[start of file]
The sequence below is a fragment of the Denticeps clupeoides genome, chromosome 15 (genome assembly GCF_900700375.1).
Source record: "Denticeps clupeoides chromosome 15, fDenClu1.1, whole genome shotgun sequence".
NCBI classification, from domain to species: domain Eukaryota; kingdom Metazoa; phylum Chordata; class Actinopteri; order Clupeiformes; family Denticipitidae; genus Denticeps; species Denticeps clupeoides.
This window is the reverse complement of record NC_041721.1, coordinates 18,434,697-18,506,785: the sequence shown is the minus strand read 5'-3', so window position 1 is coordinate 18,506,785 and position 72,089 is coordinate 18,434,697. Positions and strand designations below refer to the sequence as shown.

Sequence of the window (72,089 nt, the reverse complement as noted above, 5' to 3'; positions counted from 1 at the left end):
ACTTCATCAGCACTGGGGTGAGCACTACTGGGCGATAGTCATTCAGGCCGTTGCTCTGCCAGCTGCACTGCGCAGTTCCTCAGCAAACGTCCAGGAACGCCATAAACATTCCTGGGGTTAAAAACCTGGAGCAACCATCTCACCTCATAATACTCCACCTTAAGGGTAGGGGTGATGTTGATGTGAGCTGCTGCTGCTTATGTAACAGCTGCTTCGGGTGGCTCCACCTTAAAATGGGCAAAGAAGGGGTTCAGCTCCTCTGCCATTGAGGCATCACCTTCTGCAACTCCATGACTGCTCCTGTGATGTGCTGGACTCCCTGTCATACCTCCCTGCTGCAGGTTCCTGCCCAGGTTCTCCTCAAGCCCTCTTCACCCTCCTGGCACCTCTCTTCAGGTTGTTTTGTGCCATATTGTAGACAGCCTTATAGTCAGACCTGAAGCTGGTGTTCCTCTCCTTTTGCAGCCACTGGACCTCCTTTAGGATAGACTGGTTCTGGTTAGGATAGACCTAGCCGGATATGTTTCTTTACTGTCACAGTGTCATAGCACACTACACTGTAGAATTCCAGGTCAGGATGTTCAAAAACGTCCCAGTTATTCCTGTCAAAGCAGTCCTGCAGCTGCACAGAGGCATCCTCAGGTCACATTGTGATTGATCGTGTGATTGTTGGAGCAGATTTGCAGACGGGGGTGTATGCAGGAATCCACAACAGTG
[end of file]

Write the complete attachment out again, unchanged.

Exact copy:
The sequence below is a fragment of the Denticeps clupeoides genome, chromosome 15 (genome assembly GCF_900700375.1).
Source record: "Denticeps clupeoides chromosome 15, fDenClu1.1, whole genome shotgun sequence".
NCBI classification, from domain to species: domain Eukaryota; kingdom Metazoa; phylum Chordata; class Actinopteri; order Clupeiformes; family Denticipitidae; genus Denticeps; species Denticeps clupeoides.
This window is the reverse complement of record NC_041721.1, coordinates 18,434,697-18,506,785: the sequence shown is the minus strand read 5'-3', so window position 1 is coordinate 18,506,785 and position 72,089 is coordinate 18,434,697. Positions and strand designations below refer to the sequence as shown.

Sequence of the window (72,089 nt, the reverse complement as noted above, 5' to 3'; positions counted from 1 at the left end):
ACTTCATCAGCACTGGGGTGAGCACTACTGGGCGATAGTCATTCAGGCCGTTGCTCTGCCAGCTGCACTGCGCAGTTCCTCAGCAAACGTCCAGGAACGCCATAAACATTCCTGGGGTTAAAAACCTGGAGCAACCATCTCACCTCATAATACTCCACCTTAAGGGTAGGGGTGATGTTGATGTGAGCTGCTGCTGCTTATGTAACAGCTGCTTCGGGTGGCTCCACCTTAAAATGGGCAAAGAAGGGGTTCAGCTCCTCTGCCATTGAGGCATCACCTTCTGCAACTCCATGACTGCTCCTGTGATGTGCTGGACTCCCTGTCATACCTCCCTGCTGCAGGTTCCTGCCCAGGTTCTCCTCAAGCCCTCTTCACCCTCCTGGCACCTCTCTTCAGGTTGTTTTGTGCCATATTGTAGACAGCCTTATAGTCAGACCTGAAGCTGGTGTTCCTCTCCTTTTGCAGCCACTGGACCTCCTTTAGGATAGACTGGTTCTGGTTAGGATAGACCTAGCCGGATATGTTTCTTTACTGTCACAGTGTCATAGCACACTACACTGTAGAATTCCAGGTCAGGATGTTCAAAAACGTCCCAGTTATTCCTGTCAAAGCAGTCCTGCAGCTGCACAGAGGCATCCTCAGGTCACATTGTGATTGATCGTGTGATTGTTGGAGCAGATTTGCAGACGGGGGTGTATGCAGGAATCCACAACAGTG